Encountering Goji Berries in Beijing

On August 29, 2011, in Antioxidants, Goji berry products, Goji Galore, by Goji

Thank you to guest writer, Julia Bassiri, who is a senior at New York University’s Gallatin School for Individualized study pursuing her literary and creative writing interests in the entrepreneurial domain. She is an avid writer & traveler with two blogs, Encounter Beijing and Encounter Berlin, to capture her experiences abroad. Follow Julia on Twitter and Facebook to learn more about her exotic experiences!

After having worked for Goji Gourmet’s Chief Epicurean Officer, Allison Jagtiani, this past year, I’ve found myself hyper aware of the goji berry’s (newfound-ish) market presence. As GG’s official “demo girl,” I provided goji berry cookie samples to the ever-intrigued, experimental Whole Foods shoppers of NYC. Before I’d finished setting up my demo station, I’d invariably have a line of eager samplers already inquiring about (and often snatching at) the four cookie varieties set out: Goji Ginger Walnut, Goji Almond Oat, Goji Cherry Cacao and, of course, classic Goji Chocolate Chip.

Would you like to sample a Goji berry cookie? I’d ask.

Though responses were somewhat unpredictable at first, I soon learned how to tailor my approach to the sampler standing before me. I’d once-over their expression, attempt eye contact, choose a goji fact that I thought might appeal and extend a friendly tonged cookie in their direction.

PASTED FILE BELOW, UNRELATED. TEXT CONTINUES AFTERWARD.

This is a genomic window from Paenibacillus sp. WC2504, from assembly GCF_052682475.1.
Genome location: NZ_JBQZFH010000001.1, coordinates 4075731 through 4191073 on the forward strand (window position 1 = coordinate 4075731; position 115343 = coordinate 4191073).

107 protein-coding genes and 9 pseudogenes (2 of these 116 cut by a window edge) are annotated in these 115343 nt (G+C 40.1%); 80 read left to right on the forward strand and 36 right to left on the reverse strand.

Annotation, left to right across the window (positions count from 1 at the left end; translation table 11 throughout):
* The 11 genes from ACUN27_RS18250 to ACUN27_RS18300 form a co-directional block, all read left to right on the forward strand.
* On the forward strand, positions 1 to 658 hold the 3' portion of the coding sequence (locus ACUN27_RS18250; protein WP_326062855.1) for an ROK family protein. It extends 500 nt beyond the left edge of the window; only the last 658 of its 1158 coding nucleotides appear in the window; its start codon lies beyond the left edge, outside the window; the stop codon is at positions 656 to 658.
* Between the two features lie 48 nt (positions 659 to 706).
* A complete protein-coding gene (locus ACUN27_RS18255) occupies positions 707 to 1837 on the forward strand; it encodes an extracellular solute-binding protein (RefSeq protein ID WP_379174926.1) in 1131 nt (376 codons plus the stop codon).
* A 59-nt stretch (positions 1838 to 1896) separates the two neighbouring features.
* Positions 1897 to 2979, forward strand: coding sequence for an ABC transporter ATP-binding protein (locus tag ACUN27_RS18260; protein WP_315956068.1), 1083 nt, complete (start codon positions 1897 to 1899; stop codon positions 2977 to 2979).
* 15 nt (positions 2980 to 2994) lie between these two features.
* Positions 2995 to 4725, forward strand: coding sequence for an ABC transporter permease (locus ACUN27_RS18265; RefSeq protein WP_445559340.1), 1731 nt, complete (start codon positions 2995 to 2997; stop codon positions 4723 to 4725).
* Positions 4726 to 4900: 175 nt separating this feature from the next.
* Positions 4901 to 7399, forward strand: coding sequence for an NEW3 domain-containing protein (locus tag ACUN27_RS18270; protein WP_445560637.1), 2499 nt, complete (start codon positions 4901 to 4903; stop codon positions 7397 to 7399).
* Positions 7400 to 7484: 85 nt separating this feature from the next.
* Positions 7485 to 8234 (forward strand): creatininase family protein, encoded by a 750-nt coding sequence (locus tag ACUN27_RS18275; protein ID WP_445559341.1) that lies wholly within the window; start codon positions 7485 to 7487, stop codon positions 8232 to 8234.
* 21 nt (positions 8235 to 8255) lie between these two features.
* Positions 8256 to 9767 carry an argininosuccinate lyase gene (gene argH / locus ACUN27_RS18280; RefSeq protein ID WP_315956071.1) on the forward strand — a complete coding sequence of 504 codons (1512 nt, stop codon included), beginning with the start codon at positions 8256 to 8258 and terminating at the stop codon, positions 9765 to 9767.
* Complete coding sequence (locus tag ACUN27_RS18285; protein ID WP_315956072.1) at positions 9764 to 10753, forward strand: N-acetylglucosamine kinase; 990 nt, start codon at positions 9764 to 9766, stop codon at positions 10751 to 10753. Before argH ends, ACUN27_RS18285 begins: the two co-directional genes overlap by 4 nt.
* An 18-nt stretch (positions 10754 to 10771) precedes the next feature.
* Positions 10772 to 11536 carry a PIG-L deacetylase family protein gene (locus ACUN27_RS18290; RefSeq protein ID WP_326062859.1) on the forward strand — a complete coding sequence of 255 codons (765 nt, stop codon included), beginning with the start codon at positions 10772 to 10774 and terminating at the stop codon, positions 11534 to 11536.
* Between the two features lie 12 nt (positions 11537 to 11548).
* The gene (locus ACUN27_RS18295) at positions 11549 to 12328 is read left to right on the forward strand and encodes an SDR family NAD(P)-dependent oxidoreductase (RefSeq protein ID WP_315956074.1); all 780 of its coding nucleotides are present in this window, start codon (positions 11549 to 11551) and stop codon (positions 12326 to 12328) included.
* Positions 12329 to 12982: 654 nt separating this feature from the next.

It’s a good for you cookie—your tummy will thank you.

I usually got chuckles at the “good for you bit ” and smiles at the “tummy” talk, but I almost always got an MMMM out of them once they’d sampled.

While I would’ve loved to carry on sampling the goji goodies this summer, an opportunity to study overseas pulled me toward a different goji center: China. Allison, supportive, smart cookie that she is, wished me well on my way and suggested I do a little goji market investigation while away. Why not see if the little red guys’ historical health benefits are still hip enough for today’s modernizing China? Well, like I said before, I’ve developed a bit of a hypersensitivity to the mega berries, somehow sniffing ‘em out and detecting them wherever I go. But oddly enough, while in China—the goji homeland—my detector only sounded a few times. While the West has been and continues to be on a bit of an antioxidant binge, it appears its Eastern counterpart maintains modest intake of these all-mighty berries and the like.

I first spotted a couple exuberant little goji berries atop a traditional Chinese squash dish. Clearly serving an ornamental purpose, just two berries elegantly contrasted with their yellow cushion. The selfish eater that I am, I went for both of them and enjoyed their very particular subtle tartness. I don’t know that I’d ever concentrated my taste buds’ attention so closely on the plain berry, but I think the intimacy of the moment heightened my goji relationship. That squash dish though, was the only dish that I encountered with goji. Everyone I talked to about goji always spoke of their pungent soup personalities, but my soups only ever featured chicken feet. Regardless, I did run into the berries in a couple of other instances: at grocery and specialty stores. Admittedly, I failed to do a proper price comparison, but the berries must have been cheaper in China, as all food is. However, I do remember thinking that the goji berries were still markedly more expensive than the majority of dried fruit goods. So, is Western demand affecting commercial prices, or have they always been pricier for other, perhaps agriculturally related reasons? I suppose a lower demand for the berry in China could be driving up its price on the mainland…